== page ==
Today in labor history: 13th Amendment abolishes slavery

On this day in 1865, the U.S. House of Representatives passed the 13th Amendment to the Constitution, abolishing slavery in the United States. The amendment said, “Neither slavery nor involuntary servitude … shall exist within the United States, or any place subject to their jurisdiction.”

The amendment had previously passed in the Senate. It was ratified by the states in December 1865, becoming part of the Constitution, and the law of the land.

Ratification of the 13th Amendment was the nail in the coffin of legal slavery in the U.S. and a victory for the principle of free labor. Yet struggles continued over de facto wage slavery, practiced by former slaveholders in the exploitation of former slaves as sharecroppers, by industrial giants in their treatment of workers, and in agribusiness exploitation of immigrant workers. Coal mining companies’ “company stores” and child labor practices are examples.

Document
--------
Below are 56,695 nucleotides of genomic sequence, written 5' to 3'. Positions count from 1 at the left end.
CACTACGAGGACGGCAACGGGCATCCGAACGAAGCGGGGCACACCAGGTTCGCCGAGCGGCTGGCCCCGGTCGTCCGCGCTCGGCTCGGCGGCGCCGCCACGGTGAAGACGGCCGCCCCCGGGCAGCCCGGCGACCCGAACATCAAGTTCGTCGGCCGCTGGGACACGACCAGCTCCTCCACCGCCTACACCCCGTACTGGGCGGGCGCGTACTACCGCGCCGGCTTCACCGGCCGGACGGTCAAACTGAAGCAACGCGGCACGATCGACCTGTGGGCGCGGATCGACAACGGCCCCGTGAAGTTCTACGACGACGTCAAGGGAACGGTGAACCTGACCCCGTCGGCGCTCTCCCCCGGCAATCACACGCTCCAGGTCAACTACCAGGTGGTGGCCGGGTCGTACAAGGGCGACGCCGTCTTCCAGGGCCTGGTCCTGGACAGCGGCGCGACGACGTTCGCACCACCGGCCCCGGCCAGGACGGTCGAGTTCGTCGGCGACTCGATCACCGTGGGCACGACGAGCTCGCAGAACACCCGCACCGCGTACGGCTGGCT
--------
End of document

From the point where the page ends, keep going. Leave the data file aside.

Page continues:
Today, in the struggle for immigration reform, many say that “guest worker” programs amount to modern day wage slavery. And a growing movement is calling for an end to exploitation of prisoners as cheap labor, calling it a form of slavery.

Photo: The official medallion of the British Anti-Slavery Society, designed by Josiah Wedgewood, 1795. Wikipedia


Special to People’s World
Special to People’s World

People’s World is a voice for progressive change and socialism in the United States. It provides news and analysis of, by, and for the labor and democratic movements to our readers across the country and around the world. People’s World traces its lineage to the Daily Worker newspaper, founded by communists, socialists, union members, and other activists in Chicago in 1924.